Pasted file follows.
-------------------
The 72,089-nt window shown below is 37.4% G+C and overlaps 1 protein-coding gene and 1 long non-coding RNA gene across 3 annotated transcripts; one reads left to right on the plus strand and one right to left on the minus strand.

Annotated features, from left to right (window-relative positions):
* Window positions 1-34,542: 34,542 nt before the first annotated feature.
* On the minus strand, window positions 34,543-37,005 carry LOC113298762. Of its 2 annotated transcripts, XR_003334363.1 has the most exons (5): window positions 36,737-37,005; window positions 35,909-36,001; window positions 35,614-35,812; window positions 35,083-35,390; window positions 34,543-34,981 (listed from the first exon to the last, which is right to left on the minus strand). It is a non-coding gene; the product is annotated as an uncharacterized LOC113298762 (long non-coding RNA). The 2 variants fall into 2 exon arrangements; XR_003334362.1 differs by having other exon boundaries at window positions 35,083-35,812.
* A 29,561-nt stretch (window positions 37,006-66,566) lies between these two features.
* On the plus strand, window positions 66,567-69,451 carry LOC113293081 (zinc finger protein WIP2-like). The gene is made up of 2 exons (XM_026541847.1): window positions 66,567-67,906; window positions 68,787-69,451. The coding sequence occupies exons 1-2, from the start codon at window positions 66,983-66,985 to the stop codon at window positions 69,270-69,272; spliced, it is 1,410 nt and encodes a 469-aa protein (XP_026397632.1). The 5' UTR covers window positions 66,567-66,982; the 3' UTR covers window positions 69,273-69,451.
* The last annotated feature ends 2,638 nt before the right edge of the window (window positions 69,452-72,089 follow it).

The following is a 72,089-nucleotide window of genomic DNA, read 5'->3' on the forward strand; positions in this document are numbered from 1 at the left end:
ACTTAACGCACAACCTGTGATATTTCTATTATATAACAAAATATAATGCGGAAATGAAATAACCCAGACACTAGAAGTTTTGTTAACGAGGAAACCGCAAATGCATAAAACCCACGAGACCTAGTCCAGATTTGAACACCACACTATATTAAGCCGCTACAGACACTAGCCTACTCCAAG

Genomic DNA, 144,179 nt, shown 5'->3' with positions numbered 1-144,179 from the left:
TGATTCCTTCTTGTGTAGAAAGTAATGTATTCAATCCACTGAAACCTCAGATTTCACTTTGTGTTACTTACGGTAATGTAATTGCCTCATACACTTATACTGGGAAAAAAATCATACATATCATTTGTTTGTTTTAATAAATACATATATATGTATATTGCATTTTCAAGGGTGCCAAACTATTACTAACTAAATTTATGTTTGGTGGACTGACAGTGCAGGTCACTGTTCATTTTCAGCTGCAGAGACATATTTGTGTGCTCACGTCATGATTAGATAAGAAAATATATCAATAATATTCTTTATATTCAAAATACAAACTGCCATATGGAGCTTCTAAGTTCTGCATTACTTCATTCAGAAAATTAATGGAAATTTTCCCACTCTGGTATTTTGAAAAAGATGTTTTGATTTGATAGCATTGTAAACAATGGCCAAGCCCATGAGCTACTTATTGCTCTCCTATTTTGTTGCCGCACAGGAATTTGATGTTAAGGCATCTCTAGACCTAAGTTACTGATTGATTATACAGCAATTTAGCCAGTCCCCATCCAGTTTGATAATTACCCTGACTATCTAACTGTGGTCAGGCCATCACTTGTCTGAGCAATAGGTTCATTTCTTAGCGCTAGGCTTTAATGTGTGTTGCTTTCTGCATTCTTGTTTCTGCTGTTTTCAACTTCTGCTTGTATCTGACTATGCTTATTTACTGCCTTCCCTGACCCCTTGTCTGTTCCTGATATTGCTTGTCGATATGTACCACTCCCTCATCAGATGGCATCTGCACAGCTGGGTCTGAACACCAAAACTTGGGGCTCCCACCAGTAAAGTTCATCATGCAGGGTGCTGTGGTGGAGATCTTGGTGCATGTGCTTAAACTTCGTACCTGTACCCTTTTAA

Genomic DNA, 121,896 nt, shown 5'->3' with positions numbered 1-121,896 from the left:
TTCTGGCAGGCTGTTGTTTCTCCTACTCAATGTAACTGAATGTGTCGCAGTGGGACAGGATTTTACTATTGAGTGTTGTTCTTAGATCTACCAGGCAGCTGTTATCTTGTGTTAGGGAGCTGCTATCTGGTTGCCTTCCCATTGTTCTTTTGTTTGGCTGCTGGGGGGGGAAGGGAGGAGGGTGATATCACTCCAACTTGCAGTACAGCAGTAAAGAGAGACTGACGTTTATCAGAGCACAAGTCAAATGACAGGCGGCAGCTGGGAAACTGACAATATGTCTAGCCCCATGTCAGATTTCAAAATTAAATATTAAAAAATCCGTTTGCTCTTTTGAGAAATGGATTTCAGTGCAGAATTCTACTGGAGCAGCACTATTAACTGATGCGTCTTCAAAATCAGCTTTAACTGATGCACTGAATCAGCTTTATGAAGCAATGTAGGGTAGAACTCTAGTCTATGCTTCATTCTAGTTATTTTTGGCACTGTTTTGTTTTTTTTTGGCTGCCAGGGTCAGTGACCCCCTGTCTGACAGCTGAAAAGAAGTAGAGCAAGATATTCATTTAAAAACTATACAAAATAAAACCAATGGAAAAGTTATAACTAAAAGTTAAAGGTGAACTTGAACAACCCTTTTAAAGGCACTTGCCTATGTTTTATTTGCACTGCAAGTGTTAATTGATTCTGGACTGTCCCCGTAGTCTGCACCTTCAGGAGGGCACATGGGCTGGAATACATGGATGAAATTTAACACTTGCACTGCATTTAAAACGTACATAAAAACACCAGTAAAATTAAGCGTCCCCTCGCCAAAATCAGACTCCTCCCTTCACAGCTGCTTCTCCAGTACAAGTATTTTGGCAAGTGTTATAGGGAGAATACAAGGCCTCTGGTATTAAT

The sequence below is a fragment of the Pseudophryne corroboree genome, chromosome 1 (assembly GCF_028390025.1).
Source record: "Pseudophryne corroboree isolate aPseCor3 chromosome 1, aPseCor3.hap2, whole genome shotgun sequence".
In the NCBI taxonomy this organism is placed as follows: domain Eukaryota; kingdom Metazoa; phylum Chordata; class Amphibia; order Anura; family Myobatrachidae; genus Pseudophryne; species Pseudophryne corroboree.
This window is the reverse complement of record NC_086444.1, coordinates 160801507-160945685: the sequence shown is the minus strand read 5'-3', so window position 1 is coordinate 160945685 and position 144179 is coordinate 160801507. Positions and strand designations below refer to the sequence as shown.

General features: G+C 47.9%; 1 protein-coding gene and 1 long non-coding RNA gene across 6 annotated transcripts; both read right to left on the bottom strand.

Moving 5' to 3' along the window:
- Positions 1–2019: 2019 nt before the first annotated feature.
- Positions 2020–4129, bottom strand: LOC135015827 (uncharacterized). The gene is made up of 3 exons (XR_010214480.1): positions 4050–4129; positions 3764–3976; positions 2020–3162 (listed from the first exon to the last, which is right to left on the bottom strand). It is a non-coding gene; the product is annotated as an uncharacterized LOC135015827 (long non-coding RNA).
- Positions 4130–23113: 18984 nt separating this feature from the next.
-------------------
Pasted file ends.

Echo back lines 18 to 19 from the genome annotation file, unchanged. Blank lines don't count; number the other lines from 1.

General features: G+C 47.9%; 1 protein-coding gene and 1 long non-coding RNA gene across 6 annotated transcripts; both read right to left on the bottom strand.

Moving 5' to 3' along the window: